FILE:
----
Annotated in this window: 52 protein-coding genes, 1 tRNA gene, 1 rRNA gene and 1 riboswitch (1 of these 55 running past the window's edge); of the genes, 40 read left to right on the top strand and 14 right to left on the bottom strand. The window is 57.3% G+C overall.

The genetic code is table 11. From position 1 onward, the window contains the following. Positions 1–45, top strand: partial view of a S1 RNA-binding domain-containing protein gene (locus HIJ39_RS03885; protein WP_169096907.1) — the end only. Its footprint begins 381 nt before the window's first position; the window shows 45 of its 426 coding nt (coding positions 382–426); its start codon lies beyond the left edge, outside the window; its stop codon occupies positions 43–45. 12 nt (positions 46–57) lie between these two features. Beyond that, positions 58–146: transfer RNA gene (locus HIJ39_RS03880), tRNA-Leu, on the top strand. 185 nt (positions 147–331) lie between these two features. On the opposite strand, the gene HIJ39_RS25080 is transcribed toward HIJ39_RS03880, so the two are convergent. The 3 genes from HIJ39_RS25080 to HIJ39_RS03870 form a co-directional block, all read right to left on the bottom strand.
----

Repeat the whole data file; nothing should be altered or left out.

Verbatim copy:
Annotated in this window: 52 protein-coding genes, 1 tRNA gene, 1 rRNA gene and 1 riboswitch (1 of these 55 running past the window's edge); of the genes, 40 read left to right on the top strand and 14 right to left on the bottom strand. The window is 57.3% G+C overall.

The genetic code is table 11. From position 1 onward, the window contains the following. Positions 1–45, top strand: partial view of a S1 RNA-binding domain-containing protein gene (locus HIJ39_RS03885; protein WP_169096907.1) — the end only. Its footprint begins 381 nt before the window's first position; the window shows 45 of its 426 coding nt (coding positions 382–426); its start codon lies beyond the left edge, outside the window; its stop codon occupies positions 43–45. 12 nt (positions 46–57) lie between these two features. Beyond that, positions 58–146: transfer RNA gene (locus HIJ39_RS03880), tRNA-Leu, on the top strand. 185 nt (positions 147–331) lie between these two features. On the opposite strand, the gene HIJ39_RS25080 is transcribed toward HIJ39_RS03880, so the two are convergent. The 3 genes from HIJ39_RS25080 to HIJ39_RS03870 form a co-directional block, all read right to left on the bottom strand.